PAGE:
It was in the 1980’s that two especially incredible LP’s were recorded featuring “The King.” Carter was 78 years old when A Gentleman And His Music was recorded for Concord in 1985 featuring an all out jam with Scott Hamilton, Ed Bickert, Gene Harris, John Clayton, Joe Wilder and drummer Jimmie Smith on the cut Things Ain’t What They Used To Be. Two years later, at 80, he reunited with old pal Dizzy Gillespie for the 1987 Musicmasters release called I’m In The Mood For Swing.

In 1969, approached by a sociologist who felt he was not receiving recognition as one of the great contributors to jazz, Carter began lecturing at colleges. It was in 1992 that the last recordings issued under his name were made as leading a group called The Rutgers University Orchestra featuring Benny Powell, Loren Schoenberg, Frank Wess and others as recorded at Rutgers. The last recordings Benny Carter appeared on were as an alto man behind both Marlene Shaw and Bobby Short in 1995.

From jazz magazine polls to academic degrees; Carter received many awards and honors. Four institutions; Princeton (1974), Rutgers (1991), Harvard (1994), and the New England Conservatory (1998) have awarded him honorary doctorates.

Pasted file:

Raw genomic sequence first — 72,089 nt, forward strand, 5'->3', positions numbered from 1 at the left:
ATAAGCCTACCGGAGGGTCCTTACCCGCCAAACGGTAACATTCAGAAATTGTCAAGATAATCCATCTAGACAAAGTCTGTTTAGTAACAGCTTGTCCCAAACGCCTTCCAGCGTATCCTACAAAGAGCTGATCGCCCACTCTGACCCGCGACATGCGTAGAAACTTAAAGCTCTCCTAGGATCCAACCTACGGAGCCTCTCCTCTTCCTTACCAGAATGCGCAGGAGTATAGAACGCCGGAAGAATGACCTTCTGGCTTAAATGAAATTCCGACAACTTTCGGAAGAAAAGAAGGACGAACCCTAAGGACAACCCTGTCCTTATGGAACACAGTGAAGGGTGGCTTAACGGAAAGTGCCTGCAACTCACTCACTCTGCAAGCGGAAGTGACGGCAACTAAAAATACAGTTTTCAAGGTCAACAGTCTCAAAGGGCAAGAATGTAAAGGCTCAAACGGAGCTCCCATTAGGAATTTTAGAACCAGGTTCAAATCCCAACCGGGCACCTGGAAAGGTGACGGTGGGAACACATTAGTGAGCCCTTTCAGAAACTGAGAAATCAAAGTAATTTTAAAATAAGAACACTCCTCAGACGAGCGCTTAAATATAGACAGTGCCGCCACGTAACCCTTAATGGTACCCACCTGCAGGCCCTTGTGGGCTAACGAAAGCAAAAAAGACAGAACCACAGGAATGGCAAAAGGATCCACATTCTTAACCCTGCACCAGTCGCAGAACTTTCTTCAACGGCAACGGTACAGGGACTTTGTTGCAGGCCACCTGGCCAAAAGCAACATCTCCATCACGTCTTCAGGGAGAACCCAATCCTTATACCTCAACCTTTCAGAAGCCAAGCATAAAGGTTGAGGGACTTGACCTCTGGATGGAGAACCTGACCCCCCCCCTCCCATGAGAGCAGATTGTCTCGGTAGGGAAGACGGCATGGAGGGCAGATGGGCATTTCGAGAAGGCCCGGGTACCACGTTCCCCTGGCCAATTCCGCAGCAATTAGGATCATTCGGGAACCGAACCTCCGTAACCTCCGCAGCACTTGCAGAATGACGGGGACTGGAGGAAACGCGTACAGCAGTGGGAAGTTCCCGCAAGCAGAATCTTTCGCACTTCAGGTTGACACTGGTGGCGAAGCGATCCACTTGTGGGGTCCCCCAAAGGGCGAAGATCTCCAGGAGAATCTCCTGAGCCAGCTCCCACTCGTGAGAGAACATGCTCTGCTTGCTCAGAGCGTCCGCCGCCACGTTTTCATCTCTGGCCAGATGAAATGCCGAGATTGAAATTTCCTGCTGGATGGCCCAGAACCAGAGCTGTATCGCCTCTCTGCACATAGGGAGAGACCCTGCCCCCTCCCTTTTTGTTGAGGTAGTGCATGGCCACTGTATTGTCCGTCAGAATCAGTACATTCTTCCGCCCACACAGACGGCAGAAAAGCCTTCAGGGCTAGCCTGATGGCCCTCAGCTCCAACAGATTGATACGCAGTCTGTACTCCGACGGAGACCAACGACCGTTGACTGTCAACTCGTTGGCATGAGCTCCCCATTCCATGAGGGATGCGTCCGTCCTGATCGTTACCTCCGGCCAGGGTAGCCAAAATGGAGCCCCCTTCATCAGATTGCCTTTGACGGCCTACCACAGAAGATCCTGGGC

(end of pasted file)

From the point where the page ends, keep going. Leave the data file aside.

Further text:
He received a Lifetime Achievement award and two Grammys from the National Academy of Recording Arts and Sciences. His star may be found on Hollywood's legendary Walk of Fame.

In 1996, Carter received the prestigious Kennedy Center Honors. His achievements have been recognized by such organizations as ASCAP, the Black Filmmakers Hall of Fame, Jazz at Lincoln Center, and the American Society of Arts and Letters. Carter's ninetieth birthday was celebrated on August 6, 1997 in a gala evening at the Hollywood Bowl. Characteristically, on August 8, his actual birthday, Carter gave a concert in Oslo, Norway.